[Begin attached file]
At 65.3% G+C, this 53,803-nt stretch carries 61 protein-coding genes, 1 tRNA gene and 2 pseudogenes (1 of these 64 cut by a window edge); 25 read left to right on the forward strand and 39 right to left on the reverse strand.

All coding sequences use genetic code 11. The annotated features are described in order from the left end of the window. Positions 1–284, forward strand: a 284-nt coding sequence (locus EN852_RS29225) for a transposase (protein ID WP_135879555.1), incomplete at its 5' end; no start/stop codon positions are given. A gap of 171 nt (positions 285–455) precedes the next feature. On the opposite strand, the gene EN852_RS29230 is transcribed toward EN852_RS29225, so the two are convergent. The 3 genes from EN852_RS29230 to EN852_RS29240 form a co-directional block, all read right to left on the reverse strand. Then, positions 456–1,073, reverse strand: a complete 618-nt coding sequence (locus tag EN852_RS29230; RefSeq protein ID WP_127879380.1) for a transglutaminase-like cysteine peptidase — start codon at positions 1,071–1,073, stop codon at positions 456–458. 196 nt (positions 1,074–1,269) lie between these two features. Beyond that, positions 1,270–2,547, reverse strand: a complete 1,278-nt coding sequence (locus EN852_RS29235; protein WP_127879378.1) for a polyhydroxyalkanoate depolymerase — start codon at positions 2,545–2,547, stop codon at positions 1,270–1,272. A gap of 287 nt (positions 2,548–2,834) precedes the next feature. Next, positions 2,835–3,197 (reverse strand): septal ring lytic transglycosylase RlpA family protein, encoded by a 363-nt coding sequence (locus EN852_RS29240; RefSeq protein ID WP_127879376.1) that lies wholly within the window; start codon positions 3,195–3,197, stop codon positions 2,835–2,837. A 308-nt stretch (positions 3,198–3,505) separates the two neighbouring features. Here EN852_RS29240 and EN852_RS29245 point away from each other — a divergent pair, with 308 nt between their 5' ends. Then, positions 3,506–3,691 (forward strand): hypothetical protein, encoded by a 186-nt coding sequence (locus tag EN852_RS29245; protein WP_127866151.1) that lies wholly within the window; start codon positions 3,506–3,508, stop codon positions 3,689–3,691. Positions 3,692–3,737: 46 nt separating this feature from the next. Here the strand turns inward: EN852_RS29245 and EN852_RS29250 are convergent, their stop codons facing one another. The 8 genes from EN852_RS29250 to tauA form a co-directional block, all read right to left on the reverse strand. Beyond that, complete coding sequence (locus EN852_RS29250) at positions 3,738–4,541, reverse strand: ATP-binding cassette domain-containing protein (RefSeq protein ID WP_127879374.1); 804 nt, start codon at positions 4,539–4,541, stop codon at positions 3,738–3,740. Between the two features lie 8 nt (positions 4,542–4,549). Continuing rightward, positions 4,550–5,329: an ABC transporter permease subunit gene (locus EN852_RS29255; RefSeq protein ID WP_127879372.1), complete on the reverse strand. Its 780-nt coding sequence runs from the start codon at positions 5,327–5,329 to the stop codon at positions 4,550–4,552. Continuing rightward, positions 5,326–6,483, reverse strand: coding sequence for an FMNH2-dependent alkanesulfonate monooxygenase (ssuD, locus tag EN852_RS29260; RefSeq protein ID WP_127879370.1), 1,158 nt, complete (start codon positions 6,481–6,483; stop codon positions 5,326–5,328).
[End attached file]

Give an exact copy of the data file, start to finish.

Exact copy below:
At 65.3% G+C, this 53,803-nt stretch carries 61 protein-coding genes, 1 tRNA gene and 2 pseudogenes (1 of these 64 cut by a window edge); 25 read left to right on the forward strand and 39 right to left on the reverse strand.

All coding sequences use genetic code 11. The annotated features are described in order from the left end of the window. Positions 1–284, forward strand: a 284-nt coding sequence (locus EN852_RS29225) for a transposase (protein ID WP_135879555.1), incomplete at its 5' end; no start/stop codon positions are given. A gap of 171 nt (positions 285–455) precedes the next feature. On the opposite strand, the gene EN852_RS29230 is transcribed toward EN852_RS29225, so the two are convergent. The 3 genes from EN852_RS29230 to EN852_RS29240 form a co-directional block, all read right to left on the reverse strand. Then, positions 456–1,073, reverse strand: a complete 618-nt coding sequence (locus tag EN852_RS29230; RefSeq protein ID WP_127879380.1) for a transglutaminase-like cysteine peptidase — start codon at positions 1,071–1,073, stop codon at positions 456–458. 196 nt (positions 1,074–1,269) lie between these two features. Beyond that, positions 1,270–2,547, reverse strand: a complete 1,278-nt coding sequence (locus EN852_RS29235; protein WP_127879378.1) for a polyhydroxyalkanoate depolymerase — start codon at positions 2,545–2,547, stop codon at positions 1,270–1,272. A gap of 287 nt (positions 2,548–2,834) precedes the next feature. Next, positions 2,835–3,197 (reverse strand): septal ring lytic transglycosylase RlpA family protein, encoded by a 363-nt coding sequence (locus EN852_RS29240; RefSeq protein ID WP_127879376.1) that lies wholly within the window; start codon positions 3,195–3,197, stop codon positions 2,835–2,837. A 308-nt stretch (positions 3,198–3,505) separates the two neighbouring features. Here EN852_RS29240 and EN852_RS29245 point away from each other — a divergent pair, with 308 nt between their 5' ends. Then, positions 3,506–3,691 (forward strand): hypothetical protein, encoded by a 186-nt coding sequence (locus tag EN852_RS29245; protein WP_127866151.1) that lies wholly within the window; start codon positions 3,506–3,508, stop codon positions 3,689–3,691. Positions 3,692–3,737: 46 nt separating this feature from the next. Here the strand turns inward: EN852_RS29245 and EN852_RS29250 are convergent, their stop codons facing one another. The 8 genes from EN852_RS29250 to tauA form a co-directional block, all read right to left on the reverse strand. Beyond that, complete coding sequence (locus EN852_RS29250) at positions 3,738–4,541, reverse strand: ATP-binding cassette domain-containing protein (RefSeq protein ID WP_127879374.1); 804 nt, start codon at positions 4,539–4,541, stop codon at positions 3,738–3,740. Between the two features lie 8 nt (positions 4,542–4,549). Continuing rightward, positions 4,550–5,329: an ABC transporter permease subunit gene (locus EN852_RS29255; RefSeq protein ID WP_127879372.1), complete on the reverse strand. Its 780-nt coding sequence runs from the start codon at positions 5,327–5,329 to the stop codon at positions 4,550–4,552. Continuing rightward, positions 5,326–6,483, reverse strand: coding sequence for an FMNH2-dependent alkanesulfonate monooxygenase (ssuD, locus tag EN852_RS29260; RefSeq protein ID WP_127879370.1), 1,158 nt, complete (start codon positions 6,481–6,483; stop codon positions 5,326–5,328).